Tuesday, May 16, 2017

Three Good Books

I'm not usually one that likes book that hop from present to past, but I did like this one.  It's the story of a slave and her attempt to escape, and attorney who is struggling with her relationship with her father.  It's an easy read but very well written.

I really really liked this book. It's another one of my string of "struggling out of an intense childhood" books-a memoir.   A family split up in as many ways as possible-father leaving, grandparents (really step-grandmother raising her), mother unable to be in her life, and many siblings that had been put up for adoption as infants.  It is heart-wrenching but what is always amazing to me is how these children who grow up neglected, hungry, sometimes abused, really rarely know no different-and how that usually ends up helping them survive, but also comes back to haunt them when they discover it wasn't all ok.  And almost always, they want their family-they want it to work, to find a way to not be torn from what they know.  It's so much to think about.

I loved this book-another memoir.  Cea is raised by a "hippy" teen mother and grandparents that are honestly, just crazy.  The drugs, the free love (there are parts of what she witnesses as a child that are very graphic-just a warning), and the most extreme lifestyle (living in a teepee in the middle of nowhere for most of her childhood), and she survives this from an infant until she can make an escape as a young teen.  Finding her way and sometimes failing as an adult-it all caught up with her eventually emotionally-and her way back to understanding and forgiveness and making sense out of it all-it's an incredible story.  And a very well written, very truth-telling raw, book. I couldn't put it down.  I will really never forget this story. 

Thank you again for all your book suggestions last "book post".  I have a list a mile long that makes me very happy!  


  1. A long time ago you asked for children's book as well, last week I found a movie from 2006, based on a book I loved when I was a child. Well, I had 2 favourite writers, Jan Terlouw and Thea Beckman. I borrowed all of their books and read them all.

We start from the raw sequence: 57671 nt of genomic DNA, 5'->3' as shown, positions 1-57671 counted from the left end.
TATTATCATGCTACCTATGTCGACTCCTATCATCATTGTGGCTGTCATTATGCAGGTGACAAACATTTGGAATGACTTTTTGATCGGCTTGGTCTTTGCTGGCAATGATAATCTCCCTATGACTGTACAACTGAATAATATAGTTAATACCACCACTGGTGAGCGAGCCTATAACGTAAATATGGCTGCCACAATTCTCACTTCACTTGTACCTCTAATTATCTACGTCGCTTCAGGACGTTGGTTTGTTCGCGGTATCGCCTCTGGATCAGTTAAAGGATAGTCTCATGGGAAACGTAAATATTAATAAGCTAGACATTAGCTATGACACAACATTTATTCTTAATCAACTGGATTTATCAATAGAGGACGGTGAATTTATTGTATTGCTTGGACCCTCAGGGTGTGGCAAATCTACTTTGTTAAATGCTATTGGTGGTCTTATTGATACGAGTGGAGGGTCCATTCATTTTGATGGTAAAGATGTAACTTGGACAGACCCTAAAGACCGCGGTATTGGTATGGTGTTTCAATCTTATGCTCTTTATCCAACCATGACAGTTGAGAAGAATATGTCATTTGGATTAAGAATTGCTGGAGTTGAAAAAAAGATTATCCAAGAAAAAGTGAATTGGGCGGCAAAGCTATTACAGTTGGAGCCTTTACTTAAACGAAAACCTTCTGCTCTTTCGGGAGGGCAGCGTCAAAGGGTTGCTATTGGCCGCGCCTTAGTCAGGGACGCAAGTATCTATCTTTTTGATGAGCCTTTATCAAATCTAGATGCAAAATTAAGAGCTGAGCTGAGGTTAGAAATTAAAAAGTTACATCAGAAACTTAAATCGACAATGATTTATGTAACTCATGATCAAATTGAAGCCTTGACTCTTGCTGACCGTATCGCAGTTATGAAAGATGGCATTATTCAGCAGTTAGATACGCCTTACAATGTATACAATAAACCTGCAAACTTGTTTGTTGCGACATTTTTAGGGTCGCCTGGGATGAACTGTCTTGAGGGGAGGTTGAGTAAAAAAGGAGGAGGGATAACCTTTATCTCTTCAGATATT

Anyway, the original movie was in English, so it made me realize that the book's been translated too:
    Crusade in Jeans, by Thea Beckman. I think I was around 10 years old when I read it, but I plan on rereading it.

    Another favourite is apparently translated as "How to become a King", by Jan terlouw. Also one on my reread list, mainly because my mom pointed me at that time at a "double, political meaning", which I didn't really understand at that time. For me both books, well all those books, were mainly exciting with in a historical setting. "Winter in Wartime" by Terlouw was also good, 'bout the 2nd world war. It's one of the books even my husband read.

    No idea if those books are readily available, but maybe your boy(s) might enjoy them too. :)

    1. Jolien, "How to become a king" is $86 on Amazon, edition of 1978. It doesn't look like a lot of Terlouw's books have been translated into English.

  2. I loved North of Normal as well!! So good!!! Will have to pick up the other two. Thanks!!! Hope you had a great Mothers Day!!

  3. I need to pick these up thank you!!!

    Sophie xx

  4. I am always on the look out for good book recommendations but I am so split about this type of books now. Yes, heart wrenching has its merits, it reminds us to be compassionate and aware of all the suffering around us. But I just can't bring myself to experience this suffering, reliving it with the characters. Maybe it is cowardliness. Maybe I am disregarding the uplifting power of these books. I have recently read "The Miraculous Journey of Edward Tulane" with my daughter and loved it in spite of all the sorrow...

    1. I totally get it Mila. I've always been one to love a "pull yourself up by the bootstrap" book (immigrant, Depression etc) but purposeful neglect, abuse, drug addiction-those I avoided for years-especially after I had babies-no way could I read those. I think now that I have older kids too, I am more into the psychology of what makes the difference in child rearing-how to some make it through terrible circumstances, and others have the "perfect" childhood but end up creating hell for themselves-to me it's still hard to read these types of books, but there is something about the strength of character some are just born with, and then just luck colliding. It's incredible how we can make tiny differences in the lives of those around us, especially children, just by caring, helping and being kind. To me that's the uplifting part.
      Also just so you know in between these books I've read some major chic lit, but really balanced out the heaviness of these types of books. :)
      I haven't read Edward Tulane but I'll put it on my list-I think we even have it in the house somewhere!

  5. Is The Sound of Gravel on your list?? That story was heart wrenching...I hated and loved reading it at the same time. It often helps me to not despair reading these books when you know they came out of a horrible situation...but still mind blowing to me that somewhere kids are living through horrific conditions and experiencing such awful childhoods at the hands of adults who are supposed to nurture them.